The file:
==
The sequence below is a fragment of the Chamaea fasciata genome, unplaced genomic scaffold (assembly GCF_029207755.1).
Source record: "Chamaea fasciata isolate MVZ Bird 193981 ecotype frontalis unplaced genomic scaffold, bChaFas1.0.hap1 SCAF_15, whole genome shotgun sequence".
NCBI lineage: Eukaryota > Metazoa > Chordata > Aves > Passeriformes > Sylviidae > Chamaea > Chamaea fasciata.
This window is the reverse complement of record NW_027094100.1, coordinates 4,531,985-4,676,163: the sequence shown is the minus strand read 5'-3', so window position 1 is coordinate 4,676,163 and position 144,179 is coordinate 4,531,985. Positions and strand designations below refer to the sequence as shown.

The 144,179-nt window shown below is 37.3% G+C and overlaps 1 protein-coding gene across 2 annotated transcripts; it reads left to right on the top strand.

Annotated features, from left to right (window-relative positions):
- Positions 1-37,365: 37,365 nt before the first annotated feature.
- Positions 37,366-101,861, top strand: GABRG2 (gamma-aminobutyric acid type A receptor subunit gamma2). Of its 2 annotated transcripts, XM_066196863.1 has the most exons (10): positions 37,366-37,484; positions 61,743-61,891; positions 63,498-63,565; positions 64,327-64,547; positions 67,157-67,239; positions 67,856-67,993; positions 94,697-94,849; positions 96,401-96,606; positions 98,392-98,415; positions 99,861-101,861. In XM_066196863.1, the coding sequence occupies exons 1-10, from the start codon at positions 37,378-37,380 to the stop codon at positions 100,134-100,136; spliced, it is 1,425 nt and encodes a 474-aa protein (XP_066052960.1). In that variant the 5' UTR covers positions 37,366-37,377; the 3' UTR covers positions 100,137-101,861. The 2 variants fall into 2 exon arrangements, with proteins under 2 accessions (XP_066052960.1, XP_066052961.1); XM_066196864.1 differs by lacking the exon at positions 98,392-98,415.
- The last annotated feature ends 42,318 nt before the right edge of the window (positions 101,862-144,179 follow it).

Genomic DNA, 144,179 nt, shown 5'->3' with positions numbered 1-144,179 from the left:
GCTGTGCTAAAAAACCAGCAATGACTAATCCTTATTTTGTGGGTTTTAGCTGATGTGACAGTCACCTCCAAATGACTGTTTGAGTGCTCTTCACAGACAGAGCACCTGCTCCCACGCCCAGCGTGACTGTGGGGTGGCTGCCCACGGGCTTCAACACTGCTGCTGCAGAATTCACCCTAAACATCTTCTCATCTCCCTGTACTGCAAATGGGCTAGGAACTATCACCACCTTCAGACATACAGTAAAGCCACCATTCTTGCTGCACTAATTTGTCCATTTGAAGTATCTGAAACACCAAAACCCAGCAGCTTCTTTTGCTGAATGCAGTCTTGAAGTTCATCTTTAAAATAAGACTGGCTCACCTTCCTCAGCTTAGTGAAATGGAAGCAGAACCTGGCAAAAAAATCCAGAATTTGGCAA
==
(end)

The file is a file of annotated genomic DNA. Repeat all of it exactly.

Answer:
The sequence below is a fragment of the Chamaea fasciata genome, unplaced genomic scaffold (assembly GCF_029207755.1).
Source record: "Chamaea fasciata isolate MVZ Bird 193981 ecotype frontalis unplaced genomic scaffold, bChaFas1.0.hap1 SCAF_15, whole genome shotgun sequence".
NCBI lineage: Eukaryota > Metazoa > Chordata > Aves > Passeriformes > Sylviidae > Chamaea > Chamaea fasciata.
This window is the reverse complement of record NW_027094100.1, coordinates 4,531,985-4,676,163: the sequence shown is the minus strand read 5'-3', so window position 1 is coordinate 4,676,163 and position 144,179 is coordinate 4,531,985. Positions and strand designations below refer to the sequence as shown.

The 144,179-nt window shown below is 37.3% G+C and overlaps 1 protein-coding gene across 2 annotated transcripts; it reads left to right on the top strand.

Annotated features, from left to right (window-relative positions):
- Positions 1-37,365: 37,365 nt before the first annotated feature.
- Positions 37,366-101,861, top strand: GABRG2 (gamma-aminobutyric acid type A receptor subunit gamma2). Of its 2 annotated transcripts, XM_066196863.1 has the most exons (10): positions 37,366-37,484; positions 61,743-61,891; positions 63,498-63,565; positions 64,327-64,547; positions 67,157-67,239; positions 67,856-67,993; positions 94,697-94,849; positions 96,401-96,606; positions 98,392-98,415; positions 99,861-101,861. In XM_066196863.1, the coding sequence occupies exons 1-10, from the start codon at positions 37,378-37,380 to the stop codon at positions 100,134-100,136; spliced, it is 1,425 nt and encodes a 474-aa protein (XP_066052960.1). In that variant the 5' UTR covers positions 37,366-37,377; the 3' UTR covers positions 100,137-101,861. The 2 variants fall into 2 exon arrangements, with proteins under 2 accessions (XP_066052960.1, XP_066052961.1); XM_066196864.1 differs by lacking the exon at positions 98,392-98,415.
- The last annotated feature ends 42,318 nt before the right edge of the window (positions 101,862-144,179 follow it).

Genomic DNA, 144,179 nt, shown 5'->3' with positions numbered 1-144,179 from the left:
GCTGTGCTAAAAAACCAGCAATGACTAATCCTTATTTTGTGGGTTTTAGCTGATGTGACAGTCACCTCCAAATGACTGTTTGAGTGCTCTTCACAGACAGAGCACCTGCTCCCACGCCCAGCGTGACTGTGGGGTGGCTGCCCACGGGCTTCAACACTGCTGCTGCAGAATTCACCCTAAACATCTTCTCATCTCCCTGTACTGCAAATGGGCTAGGAACTATCACCACCTTCAGACATACAGTAAAGCCACCATTCTTGCTGCACTAATTTGTCCATTTGAAGTATCTGAAACACCAAAACCCAGCAGCTTCTTTTGCTGAATGCAGTCTTGAAGTTCATCTTTAAAATAAGACTGGCTCACCTTCCTCAGCTTAGTGAAATGGAAGCAGAACCTGGCAAAAAAATCCAGAATTTGGCAA